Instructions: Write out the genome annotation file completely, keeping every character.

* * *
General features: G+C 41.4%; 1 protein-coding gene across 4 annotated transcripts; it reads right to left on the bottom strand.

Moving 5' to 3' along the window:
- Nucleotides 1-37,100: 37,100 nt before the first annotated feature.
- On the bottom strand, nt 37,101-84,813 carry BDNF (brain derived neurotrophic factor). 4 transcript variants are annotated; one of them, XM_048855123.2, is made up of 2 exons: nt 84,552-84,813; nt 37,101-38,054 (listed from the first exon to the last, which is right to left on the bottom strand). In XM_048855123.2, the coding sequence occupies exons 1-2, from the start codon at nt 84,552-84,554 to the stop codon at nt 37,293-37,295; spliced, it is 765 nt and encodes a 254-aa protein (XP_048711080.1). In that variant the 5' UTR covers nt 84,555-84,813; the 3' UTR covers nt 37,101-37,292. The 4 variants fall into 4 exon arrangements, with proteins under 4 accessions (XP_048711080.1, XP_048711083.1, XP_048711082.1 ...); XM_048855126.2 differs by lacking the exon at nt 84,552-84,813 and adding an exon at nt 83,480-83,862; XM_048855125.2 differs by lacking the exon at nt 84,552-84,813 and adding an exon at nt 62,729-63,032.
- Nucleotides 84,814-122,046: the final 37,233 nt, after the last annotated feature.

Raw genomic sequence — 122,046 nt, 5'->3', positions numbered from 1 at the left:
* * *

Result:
General features: G+C 41.4%; 1 protein-coding gene across 4 annotated transcripts; it reads right to left on the bottom strand.

Moving 5' to 3' along the window:
- Nucleotides 1-37,100: 37,100 nt before the first annotated feature.
- On the bottom strand, nt 37,101-84,813 carry BDNF (brain derived neurotrophic factor). 4 transcript variants are annotated; one of them, XM_048855123.2, is made up of 2 exons: nt 84,552-84,813; nt 37,101-38,054 (listed from the first exon to the last, which is right to left on the bottom strand). In XM_048855123.2, the coding sequence occupies exons 1-2, from the start codon at nt 84,552-84,554 to the stop codon at nt 37,293-37,295; spliced, it is 765 nt and encodes a 254-aa protein (XP_048711080.1). In that variant the 5' UTR covers nt 84,555-84,813; the 3' UTR covers nt 37,101-37,292. The 4 variants fall into 4 exon arrangements, with proteins under 4 accessions (XP_048711080.1, XP_048711083.1, XP_048711082.1 ...); XM_048855126.2 differs by lacking the exon at nt 84,552-84,813 and adding an exon at nt 83,480-83,862; XM_048855125.2 differs by lacking the exon at nt 84,552-84,813 and adding an exon at nt 62,729-63,032.
- Nucleotides 84,814-122,046: the final 37,233 nt, after the last annotated feature.

Raw genomic sequence — 122,046 nt, 5'->3', positions numbered from 1 at the left: